Wednesday, 14 September 2005

Belarus: European Commission Plans For Independent Media Come Under Fire In European Parliament

By Ahto Lobjakas

European Parliament deputies representing mostly new member states today attacked plans announced by the European Commission to fund independent radio and television broadcasts to Belarus. Deputies complained that the funds were insufficient, the tendering rules discriminate against countries bordering Belarus, and too much emphasis is being put on the use of Russian language in the putative broadcasts.

Brussels, 14 September 2005 (RFE/RL) -- The European Commission's plans to fund independent radio and television broadcasts into Belarus were met by harsh and sometimes scathing criticism in the European Parliament's foreign-affairs committee today.

Many members of the European Parliament (MEPs) were particularly scathing about the commission's perceived preference for Russian over Belarusian as the main language for the planned broadcasts.

Former Lithuanian President Vytatutas Landsbergis was one of a number of MEPs from former communist countries who warned the commission it risks complicity in Russia's longstanding ambitions to "Russify" its neighbors.

Landsbergis demanded assurances Belarusian will feature alongside Russian in broadcasts to Belarus.

"I would like to be sure that [the] formula 'Russian and Belarusian' -- at least -- is not to be interpreted as 'Russian or Belarusian,'" Landsbergis said. "Or, in turn, that it is [not interpreted to be] an issue to be decided by Deutsche Welle."

Deutsche Welle last month became the first media company to be awarded a commission contract to broadcast to Belarus. The commission first said broadcasts would use Russian, with the possibility of Belarusian being added at a later, unspecified date.

Some Western European MEPs pointed out that more than 60 percent of the population of Belarus considers itself ethnically Russian. Their appeals to pragmatism were drowned by protestations from representatives of smaller, Eastern European member states.

Toomas Hendrik Ilves, an Estonian and a vice chairman of the parliament's foreign-affairs committee, noted that indigenous languages, not Russian, had served as the main vehicles for democratic change in Eastern Europe.

He also appealed to the national awareness of smaller Western European countries.

"Imagine if in this parliament we said 'Well, all the Slovaks understand Czech, all the Danes understand Swedish, all the Portuguese understand Spanish, and all the Dutch understand German'? What would be the reaction here?" Ilves asked. "We can say, of course, 'All the Belarusians understand Russian,' but what does that mean for the people you are talking to?"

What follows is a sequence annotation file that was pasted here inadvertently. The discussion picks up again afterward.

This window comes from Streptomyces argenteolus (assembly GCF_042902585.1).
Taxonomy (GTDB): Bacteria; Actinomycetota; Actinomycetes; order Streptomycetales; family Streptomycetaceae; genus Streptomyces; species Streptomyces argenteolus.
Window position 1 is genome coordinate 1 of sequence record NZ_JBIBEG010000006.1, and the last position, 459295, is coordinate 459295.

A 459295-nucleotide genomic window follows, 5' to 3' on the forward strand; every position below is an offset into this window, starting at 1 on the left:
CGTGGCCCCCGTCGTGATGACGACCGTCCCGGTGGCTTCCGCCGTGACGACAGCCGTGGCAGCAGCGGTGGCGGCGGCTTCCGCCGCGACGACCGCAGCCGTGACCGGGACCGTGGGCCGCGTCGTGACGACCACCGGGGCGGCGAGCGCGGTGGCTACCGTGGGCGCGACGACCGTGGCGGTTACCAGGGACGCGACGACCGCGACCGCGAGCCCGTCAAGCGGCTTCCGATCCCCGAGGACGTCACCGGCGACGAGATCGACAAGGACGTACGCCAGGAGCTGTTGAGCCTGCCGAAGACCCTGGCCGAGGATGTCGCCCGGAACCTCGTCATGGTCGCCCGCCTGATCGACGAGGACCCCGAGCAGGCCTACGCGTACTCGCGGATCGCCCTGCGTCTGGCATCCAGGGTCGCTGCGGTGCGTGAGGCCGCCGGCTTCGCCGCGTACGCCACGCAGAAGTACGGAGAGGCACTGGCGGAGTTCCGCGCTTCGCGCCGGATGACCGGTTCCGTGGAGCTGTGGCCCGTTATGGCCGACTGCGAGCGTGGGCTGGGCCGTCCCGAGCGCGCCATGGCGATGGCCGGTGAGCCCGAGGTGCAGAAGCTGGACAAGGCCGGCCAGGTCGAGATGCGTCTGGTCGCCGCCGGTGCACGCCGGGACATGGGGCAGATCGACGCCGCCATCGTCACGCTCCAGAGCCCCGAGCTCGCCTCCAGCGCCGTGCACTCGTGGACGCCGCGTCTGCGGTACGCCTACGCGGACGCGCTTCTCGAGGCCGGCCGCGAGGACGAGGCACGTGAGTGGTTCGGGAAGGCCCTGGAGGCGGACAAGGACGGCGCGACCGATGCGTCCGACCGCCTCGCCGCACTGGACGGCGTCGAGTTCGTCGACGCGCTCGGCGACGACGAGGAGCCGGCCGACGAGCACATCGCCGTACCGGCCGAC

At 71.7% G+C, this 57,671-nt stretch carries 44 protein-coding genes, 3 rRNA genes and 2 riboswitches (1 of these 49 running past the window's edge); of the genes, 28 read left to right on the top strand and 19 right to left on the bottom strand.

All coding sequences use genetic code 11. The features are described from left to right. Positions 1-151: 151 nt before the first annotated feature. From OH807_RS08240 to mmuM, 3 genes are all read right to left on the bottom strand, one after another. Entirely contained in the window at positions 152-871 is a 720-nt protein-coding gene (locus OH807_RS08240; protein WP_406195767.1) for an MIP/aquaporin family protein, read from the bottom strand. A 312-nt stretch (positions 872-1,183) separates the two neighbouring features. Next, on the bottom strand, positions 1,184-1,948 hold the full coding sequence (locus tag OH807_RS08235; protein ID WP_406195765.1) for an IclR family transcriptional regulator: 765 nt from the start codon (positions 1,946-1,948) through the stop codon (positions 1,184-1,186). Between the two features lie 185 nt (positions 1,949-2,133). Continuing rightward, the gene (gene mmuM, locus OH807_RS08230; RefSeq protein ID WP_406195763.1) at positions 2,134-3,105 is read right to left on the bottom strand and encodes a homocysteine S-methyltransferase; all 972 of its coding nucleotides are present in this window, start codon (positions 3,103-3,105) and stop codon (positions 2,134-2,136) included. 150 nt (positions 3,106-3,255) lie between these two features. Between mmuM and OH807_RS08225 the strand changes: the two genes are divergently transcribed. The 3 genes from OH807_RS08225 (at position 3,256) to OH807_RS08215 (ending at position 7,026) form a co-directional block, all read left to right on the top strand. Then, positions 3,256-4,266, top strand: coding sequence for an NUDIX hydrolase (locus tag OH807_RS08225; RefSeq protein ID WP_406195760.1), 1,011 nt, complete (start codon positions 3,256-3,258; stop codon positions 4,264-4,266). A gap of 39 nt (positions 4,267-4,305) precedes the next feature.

More than 60 percent of the population of Belarus considers itself ethnically Russian.

Most speakers also dismissed the 2 million euros earmarked by the commission for two years' TV and radio broadcasts as by far insufficient. The commission's tendering rules, requiring applying media organizations to demonstrate an annual turnover of 3 million euros, were described as designed to exclude companies from neighboring Poland and Lithuania.

The strategy also appears to sideline the 500,000 ethnic Belarusians living in Poland and the three Baltic States, who a number of MEPs said would be best-placed to reach out to their compatriots.

Polish MEPs were particularly scathing in their judgments of the commission's performance. They accused the EU's executive of dragging its feet, pointing out Polish parliamentarians had been spearheading demands for action for over a year.

Many noted that Belarusian President Alyaksandr Lukashenka has already set up his own radio station beaming propaganda at Poland's Belarusian minority.

Ilves, a former director of the RFE/RL Estonian Service, also warned that the 2 million euro budget for television and radio broadcasts stretched over two years would allow for "minuscule" amounts of programming.

A number of MEPs also attacked EU current funding rules that require it to clear assistance with the government of the country targeted. Edward Mcmillan Scott, a leading British conservative MEP, was among those suggesting the EU must overhaul the system to allow it to finance organizations that may be illegitimate in the eyes of regime's such as Lukashenka's

"TACIS [the main EU aid program for the former Soviet Union] must be flanked by an external fund for Belarus that is managed and disbursed by the commission with assistance from a small number of interested member states," McMillan Scott said. "Such a fund needs to operate outside the strict guidelines of the commission. The purpose and mission of the fund would be to offer fast and flexible support to Belarusian democratic forces and NGOs that fall outside the parameters of current EU regulations and often have to operate on an illegal basis inside the country."

A representative of the European Commission, Hugues Mingarelli, present at the debate, offered a defense of its record and assured the MEPs of its continuing commitment to promote reforms in Belarus. However, he did not address the criticism offered by MEPs in any detail beyond saying that it is "a fact that today more people in Belarus speak Russian than Belarusian."